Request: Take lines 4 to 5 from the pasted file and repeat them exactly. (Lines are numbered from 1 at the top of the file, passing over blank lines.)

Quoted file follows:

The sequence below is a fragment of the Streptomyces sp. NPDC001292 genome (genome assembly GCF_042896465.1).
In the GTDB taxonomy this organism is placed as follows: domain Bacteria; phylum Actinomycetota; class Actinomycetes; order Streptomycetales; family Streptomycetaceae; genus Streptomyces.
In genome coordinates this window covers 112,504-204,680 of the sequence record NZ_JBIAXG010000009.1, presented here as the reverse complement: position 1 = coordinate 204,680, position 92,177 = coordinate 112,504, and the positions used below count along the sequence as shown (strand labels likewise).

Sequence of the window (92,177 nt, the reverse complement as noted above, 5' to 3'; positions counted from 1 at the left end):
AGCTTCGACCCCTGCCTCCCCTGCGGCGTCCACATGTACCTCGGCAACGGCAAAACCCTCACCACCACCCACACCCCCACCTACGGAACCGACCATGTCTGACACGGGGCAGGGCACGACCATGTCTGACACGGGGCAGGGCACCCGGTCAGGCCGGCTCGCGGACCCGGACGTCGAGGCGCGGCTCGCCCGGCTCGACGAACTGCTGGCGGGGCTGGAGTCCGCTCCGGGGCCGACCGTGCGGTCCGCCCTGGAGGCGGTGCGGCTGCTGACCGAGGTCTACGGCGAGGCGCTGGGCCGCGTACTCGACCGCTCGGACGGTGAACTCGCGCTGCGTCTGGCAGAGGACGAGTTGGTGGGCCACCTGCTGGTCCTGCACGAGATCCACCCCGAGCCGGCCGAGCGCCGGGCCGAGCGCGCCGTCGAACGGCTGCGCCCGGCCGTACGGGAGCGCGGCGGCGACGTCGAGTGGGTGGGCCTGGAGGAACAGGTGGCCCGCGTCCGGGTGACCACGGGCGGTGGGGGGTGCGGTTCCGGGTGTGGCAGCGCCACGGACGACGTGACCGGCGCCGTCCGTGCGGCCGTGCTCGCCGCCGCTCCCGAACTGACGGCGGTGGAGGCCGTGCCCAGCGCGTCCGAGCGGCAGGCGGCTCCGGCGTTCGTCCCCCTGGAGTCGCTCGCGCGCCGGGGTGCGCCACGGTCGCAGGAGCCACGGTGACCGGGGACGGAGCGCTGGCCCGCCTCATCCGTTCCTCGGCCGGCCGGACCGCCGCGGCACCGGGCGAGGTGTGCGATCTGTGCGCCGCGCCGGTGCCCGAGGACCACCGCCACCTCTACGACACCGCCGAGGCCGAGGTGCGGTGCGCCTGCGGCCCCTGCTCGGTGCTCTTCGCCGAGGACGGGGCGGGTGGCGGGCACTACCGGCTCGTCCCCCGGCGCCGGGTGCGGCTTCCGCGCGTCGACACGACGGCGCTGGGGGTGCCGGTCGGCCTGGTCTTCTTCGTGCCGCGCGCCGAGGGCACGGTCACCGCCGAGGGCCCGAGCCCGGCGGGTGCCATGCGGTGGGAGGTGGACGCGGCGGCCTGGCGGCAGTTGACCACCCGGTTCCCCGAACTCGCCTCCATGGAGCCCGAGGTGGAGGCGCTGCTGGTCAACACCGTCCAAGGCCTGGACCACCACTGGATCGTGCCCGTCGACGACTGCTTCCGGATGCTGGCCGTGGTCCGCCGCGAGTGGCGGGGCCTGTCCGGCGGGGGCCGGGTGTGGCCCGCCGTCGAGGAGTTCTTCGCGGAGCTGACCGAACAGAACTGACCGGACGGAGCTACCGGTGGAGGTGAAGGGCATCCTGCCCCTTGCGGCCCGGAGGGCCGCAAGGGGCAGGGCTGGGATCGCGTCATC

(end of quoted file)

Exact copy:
Sequence of the window (92,177 nt, the reverse complement as noted above, 5' to 3'; positions counted from 1 at the left end):
AGCTTCGACCCCTGCCTCCCCTGCGGCGTCCACATGTACCTCGGCAACGGCAAAACCCTCACCACCACCCACACCCCCACCTACGGAACCGACCATGTCTGACACGGGGCAGGGCACGACCATGTCTGACACGGGGCAGGGCACCCGGTCAGGCCGGCTCGCGGACCCGGACGTCGAGGCGCGGCTCGCCCGGCTCGACGAACTGCTGGCGGGGCTGGAGTCCGCTCCGGGGCCGACCGTGCGGTCCGCCCTGGAGGCGGTGCGGCTGCTGACCGAGGTCTACGGCGAGGCGCTGGGCCGCGTACTCGACCGCTCGGACGGTGAACTCGCGCTGCGTCTGGCAGAGGACGAGTTGGTGGGCCACCTGCTGGTCCTGCACGAGATCCACCCCGAGCCGGCCGAGCGCCGGGCCGAGCGCGCCGTCGAACGGCTGCGCCCGGCCGTACGGGAGCGCGGCGGCGACGTCGAGTGGGTGGGCCTGGAGGAACAGGTGGCCCGCGTCCGGGTGACCACGGGCGGTGGGGGGTGCGGTTCCGGGTGTGGCAGCGCCACGGACGACGTGACCGGCGCCGTCCGTGCGGCCGTGCTCGCCGCCGCTCCCGAACTGACGGCGGTGGAGGCCGTGCCCAGCGCGTCCGAGCGGCAGGCGGCTCCGGCGTTCGTCCCCCTGGAGTCGCTCGCGCGCCGGGGTGCGCCACGGTCGCAGGAGCCACGGTGACCGGGGACGGAGCGCTGGCCCGCCTCATCCGTTCCTCGGCCGGCCGGACCGCCGCGGCACCGGGCGAGGTGTGCGATCTGTGCGCCGCGCCGGTGCCCGAGGACCACCGCCACCTCTACGACACCGCCGAGGCCGAGGTGCGGTGCGCCTGCGGCCCCTGCTCGGTGCTCTTCGCCGAGGACGGGGCGGGTGGCGGGCACTACCGGCTCGTCCCCCGGCGCCGGGTGCGGCTTCCGCGCGTCGACACGACGGCGCTGGGGGTGCCGGTCGGCCTGGTCTTCTTCGTGCCGCGCGCCGAGGGCACGGTCACCGCCGAGGGCCCGAGCCCGGCGGGTGCCATGCGGTGGGAGGTGGACGCGGCGGCCTGGCGGCAGTTGACCACCCGGTTCCCCGAACTCGCCTCCATGGAGCCCGAGGTGGAGGCGCTGCTGGTCAACACCGTCCAAGGCCTGGACCACCACTGGATCGTGCCCGTCGACGACTGCTTCCGGATGCTGGCCGTGGTCCGCCGCGAGTGGCGGGGCCTGTCCGGCGGGGGCCGGGTGTGGCCCGCCGTCGAGGAGTTCTTCGCGGAGCTGACCGAACAGAACTGACCGGACGGAGCTACCGGTGGAGGTGAAGGGCATCCTGCCCCTTGCGGCCCGGAGGGCCGCAAGGGGCAGGGCTGGGATCGCGTCATC